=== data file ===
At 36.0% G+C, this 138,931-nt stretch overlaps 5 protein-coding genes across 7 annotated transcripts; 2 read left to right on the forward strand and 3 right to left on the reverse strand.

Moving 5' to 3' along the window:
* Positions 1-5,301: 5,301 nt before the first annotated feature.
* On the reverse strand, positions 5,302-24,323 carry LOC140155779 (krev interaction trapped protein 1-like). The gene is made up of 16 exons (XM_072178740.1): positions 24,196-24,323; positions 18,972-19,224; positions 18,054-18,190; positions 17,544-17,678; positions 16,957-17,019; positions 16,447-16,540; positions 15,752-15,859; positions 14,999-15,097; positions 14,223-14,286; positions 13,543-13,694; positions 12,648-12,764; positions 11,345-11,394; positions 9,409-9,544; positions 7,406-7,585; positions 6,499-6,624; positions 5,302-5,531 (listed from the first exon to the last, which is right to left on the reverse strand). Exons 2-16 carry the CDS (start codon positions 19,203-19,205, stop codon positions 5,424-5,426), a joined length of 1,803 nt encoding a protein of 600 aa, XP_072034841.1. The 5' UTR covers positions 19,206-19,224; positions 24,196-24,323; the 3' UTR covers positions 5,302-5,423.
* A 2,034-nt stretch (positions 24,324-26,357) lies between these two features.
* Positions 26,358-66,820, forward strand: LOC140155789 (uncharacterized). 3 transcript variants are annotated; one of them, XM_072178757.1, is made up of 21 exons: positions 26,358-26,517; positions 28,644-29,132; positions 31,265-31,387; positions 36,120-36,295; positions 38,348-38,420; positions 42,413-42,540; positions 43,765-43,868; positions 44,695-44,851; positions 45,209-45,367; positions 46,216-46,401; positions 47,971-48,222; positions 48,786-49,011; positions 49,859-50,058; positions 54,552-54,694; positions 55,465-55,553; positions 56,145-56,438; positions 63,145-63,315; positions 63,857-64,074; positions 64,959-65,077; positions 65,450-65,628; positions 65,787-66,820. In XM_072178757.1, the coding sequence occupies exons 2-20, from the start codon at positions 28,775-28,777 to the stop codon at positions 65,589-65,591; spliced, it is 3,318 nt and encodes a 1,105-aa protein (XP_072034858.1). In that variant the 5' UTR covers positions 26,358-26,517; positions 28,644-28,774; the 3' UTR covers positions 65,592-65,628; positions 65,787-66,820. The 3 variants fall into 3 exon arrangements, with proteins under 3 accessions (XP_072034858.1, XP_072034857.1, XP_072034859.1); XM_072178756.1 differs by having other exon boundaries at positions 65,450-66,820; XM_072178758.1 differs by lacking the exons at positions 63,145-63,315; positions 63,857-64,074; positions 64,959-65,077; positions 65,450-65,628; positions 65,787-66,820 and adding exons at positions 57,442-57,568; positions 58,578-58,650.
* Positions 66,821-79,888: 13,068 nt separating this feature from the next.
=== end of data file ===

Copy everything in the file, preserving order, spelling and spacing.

At 36.0% G+C, this 138,931-nt stretch overlaps 5 protein-coding genes across 7 annotated transcripts; 2 read left to right on the forward strand and 3 right to left on the reverse strand.

Moving 5' to 3' along the window:
* Positions 1-5,301: 5,301 nt before the first annotated feature.
* On the reverse strand, positions 5,302-24,323 carry LOC140155779 (krev interaction trapped protein 1-like). The gene is made up of 16 exons (XM_072178740.1): positions 24,196-24,323; positions 18,972-19,224; positions 18,054-18,190; positions 17,544-17,678; positions 16,957-17,019; positions 16,447-16,540; positions 15,752-15,859; positions 14,999-15,097; positions 14,223-14,286; positions 13,543-13,694; positions 12,648-12,764; positions 11,345-11,394; positions 9,409-9,544; positions 7,406-7,585; positions 6,499-6,624; positions 5,302-5,531 (listed from the first exon to the last, which is right to left on the reverse strand). Exons 2-16 carry the CDS (start codon positions 19,203-19,205, stop codon positions 5,424-5,426), a joined length of 1,803 nt encoding a protein of 600 aa, XP_072034841.1. The 5' UTR covers positions 19,206-19,224; positions 24,196-24,323; the 3' UTR covers positions 5,302-5,423.
* A 2,034-nt stretch (positions 24,324-26,357) lies between these two features.
* Positions 26,358-66,820, forward strand: LOC140155789 (uncharacterized). 3 transcript variants are annotated; one of them, XM_072178757.1, is made up of 21 exons: positions 26,358-26,517; positions 28,644-29,132; positions 31,265-31,387; positions 36,120-36,295; positions 38,348-38,420; positions 42,413-42,540; positions 43,765-43,868; positions 44,695-44,851; positions 45,209-45,367; positions 46,216-46,401; positions 47,971-48,222; positions 48,786-49,011; positions 49,859-50,058; positions 54,552-54,694; positions 55,465-55,553; positions 56,145-56,438; positions 63,145-63,315; positions 63,857-64,074; positions 64,959-65,077; positions 65,450-65,628; positions 65,787-66,820. In XM_072178757.1, the coding sequence occupies exons 2-20, from the start codon at positions 28,775-28,777 to the stop codon at positions 65,589-65,591; spliced, it is 3,318 nt and encodes a 1,105-aa protein (XP_072034858.1). In that variant the 5' UTR covers positions 26,358-26,517; positions 28,644-28,774; the 3' UTR covers positions 65,592-65,628; positions 65,787-66,820. The 3 variants fall into 3 exon arrangements, with proteins under 3 accessions (XP_072034858.1, XP_072034857.1, XP_072034859.1); XM_072178756.1 differs by having other exon boundaries at positions 65,450-66,820; XM_072178758.1 differs by lacking the exons at positions 63,145-63,315; positions 63,857-64,074; positions 64,959-65,077; positions 65,450-65,628; positions 65,787-66,820 and adding exons at positions 57,442-57,568; positions 58,578-58,650.
* Positions 66,821-79,888: 13,068 nt separating this feature from the next.